Archive for IT Buy

New Enterprise Cloud IT Paper

Over the past few months, Janet Waman, Jean Bozman, and myself have been putting together a rather extensive paper on the impact of cloud computing. In it, we talk to the three areas of enterprise IT most affected by the emergence of cloud computing: hardware, software (especially applications), and channels and selling models.

If you are an IT strategist looking for ideas, a channel partner dealing with transitions, an IT vendor honing a cloud strategy, or a practitioner just starting out in cloud computing and want to know why cloud computing matters, this paper may just be what you need.

The paper is now available on the Neuralytix website. It is a pay for download, not a free paper. If you would like to know more, check out the website and if you are a vendor interested in distribution rights, contact Patricia Murphy at Neuralytix.

Software is Moving to a Consumption Model

When I bought my first mobile phone – a giant brick of a phone from Motorola – I had to pay for my service by the minute. On the one hand it seemed fair to pay for only the minutes I used; On the other hand it led to some surprises when the bill arrived. This was consumption pricing at its purest. I used minutes, I paid for them.

Over time, mobile carriers have steadily moved away from per minute, consumption pricing to subscriptions that give unlimited or large fixed amounts of services. This has coincided with the addition of new services to consume including SMS messaging and data connections for internet access. Consumers seem to like this model better since it yields fewer surprises when the bill arrives. It eliminates the problem of teenagers spending $400 on tens of thousands of text messages (which used to happen just a few years ago). The downside is paying for more than you use or need. My family, for instance, uses only a fraction of the data plan, despite financial incentives to use more data.

Software, especially software for the SMB market is heading in the opposite direction. In the past, the prevalent option available for software was perpetual licenses. Whether they were individual licenses or site licenses, it was “all you could eat” forever. Maintenance fees were something else entirely since they were designed to pay for continued support and upgrades.

Unlike mobile carriers, software companies are moving away from perpetual licenses to subscriptions and, I believe, a consumption model. The software consumption model will have customers paying monthly fees only for the licenses used each month. In time, we may see software companies only charge a customer a fee when the customer actually uses an application not just on a monthly basis.

There are a number of reasons for this shift away from perpetual licenses, at least from a customer’s perspective. With perpetual licenses, customers pay for licenses they don’t need. That may because of bundling (paying for bundled applciations even though they are rarely used or used by few end-users) or because of changes in a workforce. This is an especially important problem for companies with seasonal or fluctuating workforces. When I worked in the business process outsourcing field we would often see sizable swings in our workforce either because of holidays or changes in our customers’ need for our services. Often perpetual licenses are non-transferrable, hence they cannot be resold like a piece of equipment. Working capital could easily get tied up in software purchases that lay fallow after a change in the workforce. In seasonal businesses this means buying license that you only need sometime, often for a few months a year.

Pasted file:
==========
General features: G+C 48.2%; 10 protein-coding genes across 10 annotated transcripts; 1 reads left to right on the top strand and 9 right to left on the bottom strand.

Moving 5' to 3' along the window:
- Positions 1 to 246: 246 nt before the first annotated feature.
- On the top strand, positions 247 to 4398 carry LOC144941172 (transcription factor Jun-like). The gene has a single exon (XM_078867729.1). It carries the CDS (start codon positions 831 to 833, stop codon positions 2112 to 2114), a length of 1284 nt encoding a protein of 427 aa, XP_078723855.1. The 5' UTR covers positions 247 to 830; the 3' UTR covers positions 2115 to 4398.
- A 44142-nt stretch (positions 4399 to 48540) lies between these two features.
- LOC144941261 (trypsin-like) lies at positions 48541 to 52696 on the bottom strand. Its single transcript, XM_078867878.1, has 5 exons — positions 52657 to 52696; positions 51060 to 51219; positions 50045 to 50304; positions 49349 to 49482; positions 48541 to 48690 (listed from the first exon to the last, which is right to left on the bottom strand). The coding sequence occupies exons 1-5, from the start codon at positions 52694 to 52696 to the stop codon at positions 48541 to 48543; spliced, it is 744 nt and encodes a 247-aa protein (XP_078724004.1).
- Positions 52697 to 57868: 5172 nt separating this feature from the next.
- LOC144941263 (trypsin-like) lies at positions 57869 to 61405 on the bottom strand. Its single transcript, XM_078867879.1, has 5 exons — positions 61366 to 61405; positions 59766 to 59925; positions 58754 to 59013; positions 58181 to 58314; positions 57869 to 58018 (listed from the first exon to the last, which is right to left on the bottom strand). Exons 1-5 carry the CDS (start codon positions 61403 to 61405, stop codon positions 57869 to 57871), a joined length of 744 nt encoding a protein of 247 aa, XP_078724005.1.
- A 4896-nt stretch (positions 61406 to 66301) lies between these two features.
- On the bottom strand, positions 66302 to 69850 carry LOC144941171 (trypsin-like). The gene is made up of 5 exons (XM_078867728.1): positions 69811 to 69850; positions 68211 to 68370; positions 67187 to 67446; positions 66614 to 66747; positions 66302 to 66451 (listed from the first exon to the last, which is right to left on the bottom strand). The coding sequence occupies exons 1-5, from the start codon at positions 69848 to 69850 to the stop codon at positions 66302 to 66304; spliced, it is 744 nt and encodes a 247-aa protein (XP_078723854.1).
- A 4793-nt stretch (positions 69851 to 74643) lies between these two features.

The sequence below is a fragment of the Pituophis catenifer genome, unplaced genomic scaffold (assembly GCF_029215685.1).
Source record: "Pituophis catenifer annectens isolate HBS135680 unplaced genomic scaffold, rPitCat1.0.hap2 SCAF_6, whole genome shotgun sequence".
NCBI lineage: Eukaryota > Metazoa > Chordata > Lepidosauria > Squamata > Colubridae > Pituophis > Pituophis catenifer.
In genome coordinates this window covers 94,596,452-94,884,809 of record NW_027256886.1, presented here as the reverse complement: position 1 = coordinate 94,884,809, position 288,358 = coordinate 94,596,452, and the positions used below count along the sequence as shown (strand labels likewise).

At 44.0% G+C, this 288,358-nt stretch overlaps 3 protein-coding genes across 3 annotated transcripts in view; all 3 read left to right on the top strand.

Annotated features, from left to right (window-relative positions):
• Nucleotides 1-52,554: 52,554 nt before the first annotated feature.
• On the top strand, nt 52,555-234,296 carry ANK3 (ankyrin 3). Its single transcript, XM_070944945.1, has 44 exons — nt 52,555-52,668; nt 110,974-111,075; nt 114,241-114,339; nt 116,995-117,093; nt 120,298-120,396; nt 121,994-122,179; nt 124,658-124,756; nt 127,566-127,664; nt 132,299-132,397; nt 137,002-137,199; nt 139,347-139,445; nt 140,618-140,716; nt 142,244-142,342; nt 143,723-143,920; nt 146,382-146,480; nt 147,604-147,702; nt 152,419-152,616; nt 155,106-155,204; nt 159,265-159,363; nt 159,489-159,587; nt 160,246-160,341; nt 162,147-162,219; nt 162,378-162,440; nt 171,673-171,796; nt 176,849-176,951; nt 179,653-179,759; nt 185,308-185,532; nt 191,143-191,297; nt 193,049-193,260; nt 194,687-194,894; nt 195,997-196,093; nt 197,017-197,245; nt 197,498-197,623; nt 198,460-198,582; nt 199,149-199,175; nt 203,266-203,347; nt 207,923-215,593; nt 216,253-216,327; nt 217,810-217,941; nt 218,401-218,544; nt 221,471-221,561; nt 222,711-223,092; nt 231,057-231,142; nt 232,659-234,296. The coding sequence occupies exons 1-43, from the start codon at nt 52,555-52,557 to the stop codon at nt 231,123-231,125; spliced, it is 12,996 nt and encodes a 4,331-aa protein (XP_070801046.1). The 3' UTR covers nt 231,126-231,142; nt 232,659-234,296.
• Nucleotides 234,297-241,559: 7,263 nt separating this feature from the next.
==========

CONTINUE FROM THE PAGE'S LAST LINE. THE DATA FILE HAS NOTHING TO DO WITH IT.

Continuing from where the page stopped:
Cloud services, especially SaaS, changes the equation. By hosting the application with the vendor, changing licenses is a matter of turning on and off access. This makes it practical to sell subscriptions that could be turned on or off at any time in the month. Monthly subscriptions, in turn, enables companies to only buy the subscriptions they need. If my workforce might fluctuate either with business or seasonally, I can make the choice to spend a little more per license but not have to pay for the entire year. The ability to pay-as-you-go fits in well with industries that have flexible staffing models.

The obvious next stage for software pricing is a consumption model that bills you automatically only for the license that you consume in a month. This is the ultimate in flexible spending. Each month a company receives a bill for the applications that companies have actually used. If your workforce shrinks, you stop paying for license that no one can use. Infrastructure as a Service is already doing this, charging for network bandwidth, storage, and processor time used by applications.

This may make it harder for software companies in some ways. Billing by consumption can get complicated but cloud applications already track when software is used and when it is not. Besides, telecommunications companies have done in for years. A keen advantage to this model is that it will become readily apparent which products are used, and hence worth putting resources into and which are not. Bundled or multi-faceted products can hide that information. The bundle is successful even if individual components are not. It will also allow companies to build temporarily personalized bundles based on what brings value at this moment in time.

The biggest reason to do move to consumption pricing is that the idea is out there already and customers will want it. Customers want only to pay for what they use if for no other reason than it will seem more fair. That and it may save them money.